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UK New car registrations reach 10 year high in May

UK New car registrations reach 10 year high in May -Ford's Fiesta

The UK car industry is enjoying its strongest period of growth for a decade, according to the Society of Motor Manufacturers and Traders (SMMT). New car registrations increased 7.7 per cent in May to 194,032 units – the most in May since 2004.

The SMMT said car sales have grown uninterrupted for 27 consecutive months — the longest unbroken expansion since records began being keep in 1959.

Last month’s increase was smaller than April’s annual rise of 8.2 percent and March’s 18 percent jump, leading the SMMT to forecast that sales growth will slow further.

“With SMMT forecasting an overall rise of around 6 percent over the year, the coming months should see some leveling off in growth rates as underlying demand stabilizes,” SMMT CEO Mike Hawes said in the statement.

Britain’s car industry accounts for more than £60 billion turnover, with almost 150,000 people employed directly in manufacturing and more than 700,000 across the wider automotive industry. It also accounts for 10 per cent of all UK export of goods.

Car sales were one of the first areas of British consumer demand to recover after the financial crisis, with cheap financing a key factor behind demand.

“Looking ahead over the summer months it will be interesting to see … [if the] growth rate drops down a gear. If there is a slowdown, all eyes will be on manufacturers and the actions they take to try to drive the market forward,” said Richard Lowe, head of retail and wholesale at Barclays.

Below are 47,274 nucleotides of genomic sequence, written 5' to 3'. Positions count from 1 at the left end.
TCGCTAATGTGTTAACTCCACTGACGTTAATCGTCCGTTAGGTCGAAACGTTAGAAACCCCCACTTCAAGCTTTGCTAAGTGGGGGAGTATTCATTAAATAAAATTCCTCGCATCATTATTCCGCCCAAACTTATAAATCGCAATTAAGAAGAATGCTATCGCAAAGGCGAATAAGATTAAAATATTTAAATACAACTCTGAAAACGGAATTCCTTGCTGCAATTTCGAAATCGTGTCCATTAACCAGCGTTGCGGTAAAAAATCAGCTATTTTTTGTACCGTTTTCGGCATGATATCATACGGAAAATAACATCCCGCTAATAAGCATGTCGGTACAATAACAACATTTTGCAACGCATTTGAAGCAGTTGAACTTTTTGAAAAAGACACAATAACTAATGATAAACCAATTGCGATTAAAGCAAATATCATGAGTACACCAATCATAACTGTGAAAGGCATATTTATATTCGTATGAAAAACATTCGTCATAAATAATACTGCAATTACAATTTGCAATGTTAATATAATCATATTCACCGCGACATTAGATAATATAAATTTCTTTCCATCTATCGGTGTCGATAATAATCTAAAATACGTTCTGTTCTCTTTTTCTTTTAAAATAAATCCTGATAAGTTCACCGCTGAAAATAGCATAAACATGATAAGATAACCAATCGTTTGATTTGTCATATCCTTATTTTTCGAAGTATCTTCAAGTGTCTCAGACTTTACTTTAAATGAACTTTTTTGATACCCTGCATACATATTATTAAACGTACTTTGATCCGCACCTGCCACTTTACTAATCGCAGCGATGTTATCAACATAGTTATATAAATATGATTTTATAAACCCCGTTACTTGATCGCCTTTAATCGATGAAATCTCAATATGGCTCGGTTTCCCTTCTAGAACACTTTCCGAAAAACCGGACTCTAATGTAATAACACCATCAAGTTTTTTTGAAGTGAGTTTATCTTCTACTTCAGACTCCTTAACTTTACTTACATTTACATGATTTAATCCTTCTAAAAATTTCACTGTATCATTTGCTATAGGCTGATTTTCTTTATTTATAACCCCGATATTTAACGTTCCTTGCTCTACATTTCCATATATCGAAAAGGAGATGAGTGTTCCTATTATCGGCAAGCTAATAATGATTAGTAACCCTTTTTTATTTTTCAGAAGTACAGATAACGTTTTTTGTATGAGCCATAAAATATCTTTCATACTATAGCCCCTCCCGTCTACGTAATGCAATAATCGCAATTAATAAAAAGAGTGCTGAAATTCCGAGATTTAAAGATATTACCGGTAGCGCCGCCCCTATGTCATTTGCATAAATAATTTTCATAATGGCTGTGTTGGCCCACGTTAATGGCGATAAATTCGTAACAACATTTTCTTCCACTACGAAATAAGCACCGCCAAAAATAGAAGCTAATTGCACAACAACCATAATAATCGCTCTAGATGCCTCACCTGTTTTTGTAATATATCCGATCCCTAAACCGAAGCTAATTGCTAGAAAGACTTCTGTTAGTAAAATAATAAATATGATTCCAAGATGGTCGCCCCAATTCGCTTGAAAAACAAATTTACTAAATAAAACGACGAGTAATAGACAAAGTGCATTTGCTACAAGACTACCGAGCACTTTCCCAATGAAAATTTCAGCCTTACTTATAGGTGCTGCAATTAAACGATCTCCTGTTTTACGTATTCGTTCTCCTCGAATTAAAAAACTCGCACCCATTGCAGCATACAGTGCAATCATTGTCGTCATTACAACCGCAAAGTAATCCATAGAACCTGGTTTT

The increase in new car registrations represent 27 consecutive months of growth, breaking the 26 month record set in the late 1980s. However, the SMMT says the coming months should see some levelling off in growth rates as underlying demand stabilises.

Ford’s Fiesta subcompact remained the UK’s top-selling car in May, but Ford’s Focus compact dropped to fourth place, with Volkswagen’s Golf and General Motors’ Vauxhall Corsa taking the third and fourth spots, respectively.

In Europe’s other major markets, sales varied last month. New-car registrations in Germany, Europe’s largest auto market, rose 5 percent in May, boosted by incentive-driven sales from carmakers including Opel and Citroen.

In France, sales edged up 0.1 percent, while in Spain they rose 17 percent, fueled by a government subsidy scheme aimed at increasing sales. In Italy, deliveries fell 4 percent.